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technical review & discussion

Experimental Evidence for metallurgical modification associated to chunky graphite in heavy-section ductile iron castings J. Lacaze; CIRIMAT, Université de Toulouse, Toulouse, France; I. Asenjo, S. Méndez, J. Sertucha, P. Larrañaga, R. Suárez; Engineering and Foundry Department, Azterlan, Durango (Bizkaia), Spain

Reviewer: The chunky graphite problem has had many pa- pers published which have related the formation of chunky to the presence of cerium. I wonder if the authors have con- sidered that compounds of cerium, not compound of magne- sium could be what is removed by extended holding? Free cerium could also act to form nodules.

Authors: We do agree that other elements may play a role, as noted in the beginning of the discussion section. The emphasis was put on magnesium because it is by far the main spheroidizing element in the investigated alloy.

Reviewer: The authors only reference one thermal analysis paper; many have been previously published that appear to explain the data quite nicely. Secondly, phase transforma- tion temperatures are known to be a function of cooling rate.

Authors: The paper dealing with thermal analysis was refer- enced only because it contains the information for calculat- ing the stable eutectic temperature. The effect of cooling rate on the characteristics of cooling curves obtained by thermal analysis or differential thermal analysis is effectively so well known that it did not appear necessary to elaborate on that. The curves were shown for comparison purpose, namely discussing the similarities and differences obtained with CHG (now called “with-CHG”) and no-CHG materials.

Reviewer: The authors should document how they “calcu- lated” the eutectic temperature (they would need to know the composition of both the CHG and no-CHG regions in the sample to do so) and whether or not they tried to account for the effect of cooling rate on the eutectic temperature.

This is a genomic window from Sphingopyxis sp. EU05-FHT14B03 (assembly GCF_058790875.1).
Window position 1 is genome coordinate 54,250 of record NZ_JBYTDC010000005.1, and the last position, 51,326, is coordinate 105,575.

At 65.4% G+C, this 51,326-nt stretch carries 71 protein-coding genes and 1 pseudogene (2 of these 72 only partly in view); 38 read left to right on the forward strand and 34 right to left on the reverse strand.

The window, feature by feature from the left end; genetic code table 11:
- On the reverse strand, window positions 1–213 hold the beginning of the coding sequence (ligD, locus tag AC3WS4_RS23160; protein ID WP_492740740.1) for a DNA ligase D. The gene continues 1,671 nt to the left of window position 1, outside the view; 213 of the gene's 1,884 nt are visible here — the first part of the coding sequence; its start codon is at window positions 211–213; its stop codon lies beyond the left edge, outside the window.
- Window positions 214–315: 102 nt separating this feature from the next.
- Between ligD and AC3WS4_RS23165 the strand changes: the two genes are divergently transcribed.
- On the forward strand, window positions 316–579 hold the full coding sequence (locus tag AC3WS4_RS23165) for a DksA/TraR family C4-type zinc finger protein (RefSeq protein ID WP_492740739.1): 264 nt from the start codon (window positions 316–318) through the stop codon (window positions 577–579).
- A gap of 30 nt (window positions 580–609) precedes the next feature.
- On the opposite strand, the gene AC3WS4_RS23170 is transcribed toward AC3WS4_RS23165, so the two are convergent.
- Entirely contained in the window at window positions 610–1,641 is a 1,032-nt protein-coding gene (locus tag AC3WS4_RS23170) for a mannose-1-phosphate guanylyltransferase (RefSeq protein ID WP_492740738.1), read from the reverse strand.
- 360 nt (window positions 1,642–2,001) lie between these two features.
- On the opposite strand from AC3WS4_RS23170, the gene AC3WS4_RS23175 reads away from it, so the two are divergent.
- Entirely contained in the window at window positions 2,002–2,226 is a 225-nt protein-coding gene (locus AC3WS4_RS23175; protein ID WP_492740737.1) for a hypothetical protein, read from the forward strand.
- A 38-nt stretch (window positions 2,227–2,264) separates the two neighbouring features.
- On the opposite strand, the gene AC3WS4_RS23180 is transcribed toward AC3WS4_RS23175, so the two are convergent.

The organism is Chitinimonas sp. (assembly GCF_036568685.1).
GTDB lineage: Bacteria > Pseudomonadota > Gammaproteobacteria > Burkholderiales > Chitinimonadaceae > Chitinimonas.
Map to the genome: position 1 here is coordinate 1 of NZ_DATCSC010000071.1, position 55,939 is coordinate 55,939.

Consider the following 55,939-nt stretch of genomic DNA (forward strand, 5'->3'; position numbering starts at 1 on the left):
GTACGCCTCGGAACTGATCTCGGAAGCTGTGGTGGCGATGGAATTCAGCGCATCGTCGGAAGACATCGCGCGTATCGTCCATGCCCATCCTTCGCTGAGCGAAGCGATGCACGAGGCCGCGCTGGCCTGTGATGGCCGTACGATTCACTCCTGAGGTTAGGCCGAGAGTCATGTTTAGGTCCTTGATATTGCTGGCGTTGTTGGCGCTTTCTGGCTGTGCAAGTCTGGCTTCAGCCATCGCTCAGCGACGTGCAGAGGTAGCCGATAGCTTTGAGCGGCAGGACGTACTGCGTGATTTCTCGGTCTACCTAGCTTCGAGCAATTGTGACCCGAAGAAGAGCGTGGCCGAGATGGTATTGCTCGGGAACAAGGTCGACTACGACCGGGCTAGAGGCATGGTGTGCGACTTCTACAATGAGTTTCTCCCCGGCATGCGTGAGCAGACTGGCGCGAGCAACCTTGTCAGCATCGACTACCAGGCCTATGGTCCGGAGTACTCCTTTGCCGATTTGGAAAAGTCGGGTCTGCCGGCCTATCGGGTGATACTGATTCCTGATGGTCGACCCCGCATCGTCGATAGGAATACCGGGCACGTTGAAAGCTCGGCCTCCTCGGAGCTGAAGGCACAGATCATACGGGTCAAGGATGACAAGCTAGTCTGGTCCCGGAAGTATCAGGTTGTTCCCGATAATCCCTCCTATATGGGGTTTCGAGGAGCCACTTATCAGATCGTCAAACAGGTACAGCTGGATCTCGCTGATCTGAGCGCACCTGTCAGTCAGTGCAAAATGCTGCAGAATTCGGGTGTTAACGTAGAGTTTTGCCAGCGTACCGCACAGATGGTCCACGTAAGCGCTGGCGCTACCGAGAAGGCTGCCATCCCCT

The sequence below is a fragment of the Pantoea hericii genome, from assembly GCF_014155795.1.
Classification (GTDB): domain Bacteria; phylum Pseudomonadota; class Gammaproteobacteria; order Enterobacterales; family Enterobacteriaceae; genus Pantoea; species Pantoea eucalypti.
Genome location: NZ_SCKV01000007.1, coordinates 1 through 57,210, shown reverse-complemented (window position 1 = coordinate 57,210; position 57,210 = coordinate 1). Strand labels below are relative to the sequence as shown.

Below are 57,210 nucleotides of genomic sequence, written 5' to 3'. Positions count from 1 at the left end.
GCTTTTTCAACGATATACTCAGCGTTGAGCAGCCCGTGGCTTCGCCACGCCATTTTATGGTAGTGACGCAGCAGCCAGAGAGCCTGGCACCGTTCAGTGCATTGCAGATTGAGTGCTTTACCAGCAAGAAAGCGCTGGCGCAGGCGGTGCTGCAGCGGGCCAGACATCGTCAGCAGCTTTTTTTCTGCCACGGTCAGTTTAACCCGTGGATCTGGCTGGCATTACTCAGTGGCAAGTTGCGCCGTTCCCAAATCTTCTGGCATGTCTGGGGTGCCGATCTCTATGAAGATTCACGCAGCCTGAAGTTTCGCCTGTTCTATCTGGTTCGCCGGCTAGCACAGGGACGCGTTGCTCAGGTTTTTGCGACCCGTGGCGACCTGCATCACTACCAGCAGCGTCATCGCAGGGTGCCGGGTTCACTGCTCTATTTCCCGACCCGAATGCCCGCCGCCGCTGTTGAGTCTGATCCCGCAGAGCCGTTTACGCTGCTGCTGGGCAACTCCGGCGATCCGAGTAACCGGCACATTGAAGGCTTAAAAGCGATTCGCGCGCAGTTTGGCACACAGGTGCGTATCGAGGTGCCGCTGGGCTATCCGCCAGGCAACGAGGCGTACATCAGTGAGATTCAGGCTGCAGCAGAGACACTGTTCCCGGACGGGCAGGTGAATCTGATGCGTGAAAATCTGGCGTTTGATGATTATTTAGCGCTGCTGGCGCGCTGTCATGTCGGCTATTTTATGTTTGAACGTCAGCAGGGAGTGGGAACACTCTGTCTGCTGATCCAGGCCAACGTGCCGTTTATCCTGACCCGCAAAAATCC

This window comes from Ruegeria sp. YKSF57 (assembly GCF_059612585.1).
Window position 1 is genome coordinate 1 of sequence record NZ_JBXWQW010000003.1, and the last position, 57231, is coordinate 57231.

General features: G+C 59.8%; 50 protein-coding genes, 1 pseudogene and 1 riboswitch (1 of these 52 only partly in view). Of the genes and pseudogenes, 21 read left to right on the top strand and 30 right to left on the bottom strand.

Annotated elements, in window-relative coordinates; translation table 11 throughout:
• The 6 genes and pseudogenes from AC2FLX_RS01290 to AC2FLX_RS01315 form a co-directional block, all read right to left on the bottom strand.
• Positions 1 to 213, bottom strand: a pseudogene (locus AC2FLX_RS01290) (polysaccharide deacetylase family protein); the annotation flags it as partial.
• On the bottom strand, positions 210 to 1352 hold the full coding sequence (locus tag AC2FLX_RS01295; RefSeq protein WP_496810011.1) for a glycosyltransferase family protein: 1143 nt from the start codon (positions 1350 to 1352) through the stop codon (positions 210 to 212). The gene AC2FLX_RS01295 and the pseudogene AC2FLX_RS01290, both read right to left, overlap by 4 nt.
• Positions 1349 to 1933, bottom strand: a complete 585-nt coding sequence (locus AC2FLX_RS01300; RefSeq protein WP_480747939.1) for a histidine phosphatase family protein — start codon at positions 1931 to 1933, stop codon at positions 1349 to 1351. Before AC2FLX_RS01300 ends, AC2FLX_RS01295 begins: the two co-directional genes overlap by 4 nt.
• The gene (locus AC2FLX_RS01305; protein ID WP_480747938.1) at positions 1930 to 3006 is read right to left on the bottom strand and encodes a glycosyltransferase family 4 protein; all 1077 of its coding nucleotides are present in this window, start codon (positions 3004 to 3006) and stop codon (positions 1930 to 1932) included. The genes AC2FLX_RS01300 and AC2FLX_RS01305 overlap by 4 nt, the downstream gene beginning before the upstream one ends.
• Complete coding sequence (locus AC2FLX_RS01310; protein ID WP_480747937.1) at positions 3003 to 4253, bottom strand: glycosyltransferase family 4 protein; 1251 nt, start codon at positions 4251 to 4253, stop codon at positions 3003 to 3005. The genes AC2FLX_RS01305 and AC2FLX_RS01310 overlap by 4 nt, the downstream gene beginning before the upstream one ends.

Authors: The composition of the cast-iron is given in the section “experimental details”, and it has been verified that it is the same in the CHG and the no-CHG areas (ref- erence #11), i.e. that there is no macrosegregation. The eutectic temperature which is evaluated is that obtained from a phase diagram calculation, denoted “stable eutec- tic temperature” just above, as described in reference #13. Its value is given in the same paragraph of the section “ex- perimental details”.

Reviewer: The data shown in Figure 3 looks like classic nucleation and growth.

Authors: Certainly, and the stable eutectic temperature gives the upper temperature limit for both nucleation and growth.

Reviewer: The DTA records that show two phase transfor- mations (Figs 6&7) may simply be a liquidus and solidus- the recalescence that occurs due to undercooling or differ- ences in inoculation. The reported chemistry is near eutectic and the authors did not determine the actual chemistry of their DTA samples. This needs to be clarified.

Authors: It may be necessary to stress that DTA is not obtained by differentiating a thermal analysis curve. Any peaks on a DTA record such as the two peaks ap- pearing in the eutectic range of this study relate to heat release in the sample. Accordingly, the solidus that is the end of solidification, would not give a peak, though it may possibly be associated to a peak summit.


International Journal of Metalcasting/Winter 2012

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